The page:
Closing a cycle dedicated to the four elements, this year’s Earth edition shines the spotlight on trailblazing women dancers and choreographers from around the world.

The biannual Cannes Dance Festival has become a staple and an early highlight in the cultural season, and since 2013 has borne the signature of Brigitte Lefèvre, one of the greatest contemporary French choreographers and artistic directors. After starting a cycle on the theme of the four “elements” in 2015, the former ballerina and long-term director of the Paris Opera Ballet now devotes its fourth and final part to Earth, celebrating women. This new edition from November 27 through December 11, presents a firework of creativity, bringing together 28 French and international companies in 15 creations, including four world premieres.

The 2021 edition of the Festival de Danse de Cannes is a kaleidoscope of women that made dance history, as symbolized by its poster: “The powerful and volcanic woman depicted on it is a testament to the theme,” Mme. Lefèvre explains. “This dancer from the Martha Graham Dance Company sums up in many ways the editorial line of this event, dedicated particularly to those women pioneers who have made a major contribution to the invention of modern and contemporary dance by rooting their gestures in the ground.”

Cannes Dance Festival

The honour of opening the festival therefore goes to the Martha Graham Dance Company from New York – the only show in France this year, by the way, which marks the 30th anniversary of the death of this icon of American modern dance.

The programme goes on to juxtapose classic and contemporary dance. It revisits the romantic ballet with La Sylphide, peeks into the work of emerging choreographers like Balkis Moutashar and Eugénie Andrin, and pays homage to the great stars in the world of dance. Topical film music from ballroom dance to Pedro Almodóvar movies presents yet another facet of the Terpsichorean art. And finally, the festival takes a look across borders to show the universality of dance: in Honji Wang’s creation, three women each embody different cultures.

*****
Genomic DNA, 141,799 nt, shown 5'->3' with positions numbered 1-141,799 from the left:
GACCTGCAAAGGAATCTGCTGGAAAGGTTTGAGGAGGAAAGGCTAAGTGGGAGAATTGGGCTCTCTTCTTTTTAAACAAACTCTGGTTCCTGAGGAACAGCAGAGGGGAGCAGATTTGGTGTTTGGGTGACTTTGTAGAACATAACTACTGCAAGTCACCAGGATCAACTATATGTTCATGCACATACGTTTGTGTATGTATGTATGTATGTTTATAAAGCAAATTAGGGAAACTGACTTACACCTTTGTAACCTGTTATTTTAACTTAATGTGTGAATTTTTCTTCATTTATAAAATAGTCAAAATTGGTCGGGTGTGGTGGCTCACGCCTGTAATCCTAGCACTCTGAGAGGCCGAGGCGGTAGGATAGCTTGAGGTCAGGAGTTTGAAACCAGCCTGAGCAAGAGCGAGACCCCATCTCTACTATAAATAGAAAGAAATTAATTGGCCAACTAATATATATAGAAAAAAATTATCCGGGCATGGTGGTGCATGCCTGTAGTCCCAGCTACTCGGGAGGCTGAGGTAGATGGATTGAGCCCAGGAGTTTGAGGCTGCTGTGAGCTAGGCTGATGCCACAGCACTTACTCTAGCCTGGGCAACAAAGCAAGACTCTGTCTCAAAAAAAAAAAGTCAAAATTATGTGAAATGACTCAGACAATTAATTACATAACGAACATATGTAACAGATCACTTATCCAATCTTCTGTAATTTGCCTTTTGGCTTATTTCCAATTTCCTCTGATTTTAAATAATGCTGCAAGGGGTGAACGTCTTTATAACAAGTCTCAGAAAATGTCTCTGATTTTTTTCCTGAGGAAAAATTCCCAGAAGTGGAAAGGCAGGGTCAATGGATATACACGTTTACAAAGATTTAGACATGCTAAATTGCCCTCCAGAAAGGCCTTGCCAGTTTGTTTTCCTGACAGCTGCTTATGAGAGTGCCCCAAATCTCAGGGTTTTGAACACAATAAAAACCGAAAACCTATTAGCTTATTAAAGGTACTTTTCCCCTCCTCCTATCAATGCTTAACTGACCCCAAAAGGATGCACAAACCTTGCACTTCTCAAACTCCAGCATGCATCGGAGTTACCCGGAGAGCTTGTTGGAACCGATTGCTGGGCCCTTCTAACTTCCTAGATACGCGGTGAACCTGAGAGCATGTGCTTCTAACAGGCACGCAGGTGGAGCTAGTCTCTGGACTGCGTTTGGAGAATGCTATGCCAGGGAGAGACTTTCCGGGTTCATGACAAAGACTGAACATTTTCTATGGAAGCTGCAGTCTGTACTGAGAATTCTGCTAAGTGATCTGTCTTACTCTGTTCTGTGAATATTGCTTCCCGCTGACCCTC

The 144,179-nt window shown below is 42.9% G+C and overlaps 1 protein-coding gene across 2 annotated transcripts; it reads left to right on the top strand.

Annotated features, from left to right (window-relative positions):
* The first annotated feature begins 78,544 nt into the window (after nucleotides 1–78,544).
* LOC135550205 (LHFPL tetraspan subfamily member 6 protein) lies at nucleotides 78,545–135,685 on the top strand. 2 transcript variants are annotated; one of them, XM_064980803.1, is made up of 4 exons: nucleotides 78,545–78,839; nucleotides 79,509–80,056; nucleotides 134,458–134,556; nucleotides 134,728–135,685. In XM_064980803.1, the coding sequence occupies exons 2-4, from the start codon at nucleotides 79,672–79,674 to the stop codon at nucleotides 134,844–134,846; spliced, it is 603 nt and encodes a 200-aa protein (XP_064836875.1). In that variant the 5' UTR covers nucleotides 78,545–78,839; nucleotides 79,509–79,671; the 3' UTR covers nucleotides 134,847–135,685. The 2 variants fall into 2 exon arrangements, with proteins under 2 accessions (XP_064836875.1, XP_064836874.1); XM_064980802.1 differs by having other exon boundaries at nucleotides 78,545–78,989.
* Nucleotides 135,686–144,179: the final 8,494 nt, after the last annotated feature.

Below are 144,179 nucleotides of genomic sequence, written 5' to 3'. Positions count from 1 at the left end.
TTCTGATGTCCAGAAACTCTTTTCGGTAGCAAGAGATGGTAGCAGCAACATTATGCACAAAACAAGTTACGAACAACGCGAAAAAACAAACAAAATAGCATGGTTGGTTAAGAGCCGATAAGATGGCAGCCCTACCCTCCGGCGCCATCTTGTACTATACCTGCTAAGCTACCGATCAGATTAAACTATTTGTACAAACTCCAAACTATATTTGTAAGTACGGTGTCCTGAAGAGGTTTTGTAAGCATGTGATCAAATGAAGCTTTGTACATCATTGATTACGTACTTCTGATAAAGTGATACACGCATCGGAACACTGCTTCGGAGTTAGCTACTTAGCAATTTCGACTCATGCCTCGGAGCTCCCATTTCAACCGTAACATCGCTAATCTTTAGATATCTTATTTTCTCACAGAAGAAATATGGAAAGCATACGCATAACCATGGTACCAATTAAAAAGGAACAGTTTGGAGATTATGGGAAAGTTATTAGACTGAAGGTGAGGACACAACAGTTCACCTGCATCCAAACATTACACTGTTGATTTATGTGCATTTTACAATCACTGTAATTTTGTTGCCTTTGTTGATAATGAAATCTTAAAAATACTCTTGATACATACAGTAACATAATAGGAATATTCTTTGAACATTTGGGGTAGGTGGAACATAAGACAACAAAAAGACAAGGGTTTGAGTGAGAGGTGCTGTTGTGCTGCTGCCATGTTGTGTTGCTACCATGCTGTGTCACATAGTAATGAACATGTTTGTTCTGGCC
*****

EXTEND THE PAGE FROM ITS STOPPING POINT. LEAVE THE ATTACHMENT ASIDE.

Luminaries cross paths with each others: Jérôme Bel offers a portrait of Isadora Duncan, an iconic figure of modern dance. Dominique Brun recreates legendary works by Bronislava Nijinska and Vaslav Nijinsky (Les Noces, Le Sacre du printemps) including a Bolero with François Chaignaud. The Malandain Ballet Biarritz presents a new version of The Rite of Spring recreated by Martin Harriague, while Thierry Malandain performs his interpretation of The Firebird, originally written by Michel Fokine. And along the same lines of Classic Meets Contemporary, the CCN Ballet de Lorraine confronts the radicalism of Merce Cunningham, one of the icons of the 20th century, and his worthy successor Maud Le Pladec.

With this rejuvenation, the festival also wants to pique the interest of the younger generation of spectators, and to honor Cannes’ regional companies and their remarkable creative dynamism. It was in Cannes, after all, that the world-renowned Rosella Hightower International Dance Center was founded. Mayor David Lisnard – the son of a primaballerina himself – would love to see the region’s artistic spirit continue to grow. To this end, the Cannes-Côte d’Azur Dance Festival also started sharing the two-week event with venues in neighbouring communities in 2019.

While the main event is taking place at the Palais des Festivals et des Congrès in Cannes, Anthéa (Antibes), Forum Jacques Prévert (Carros), Scène 55 (Mougins), Théâtre de Grasse, Théâtres en Dracénie (Draguignan), Théâtre La Licorne (Cannes), Théâtre National de Nice, Théâtre intercommunal Le Forum (Fréjus), and many other venues all host shows. Numerous off-stage events from conferences to master classes and TikTok contests complement the stage programme.

Brigitte Lefèvre Cannes Dance Festival

This edition marks la Maestra Brigitte Lefèvre’s final biennale as the artistic director of the Cannes Dance Festival. In 2023, she will be succeeded by Didier Deschamps, who has been the director of Chaillot–Théâtre national de la Danse for 10 years until April 2021.

Additional information on the shows and artists, as well as director’s notes can be found in the festival programme.

For show venues and times, pricing and booking information, visit the Festival’s official website.

All sanitary measures in force at the time of your visit apply.


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Lead image – photo of Marzia Memoli in Martha Graham’s Steps in the Street © Hibbard Nash Photography (edited – cropped); photo of Brigitte Lefèvre © Palais des Festivals et des Congrès Cannes

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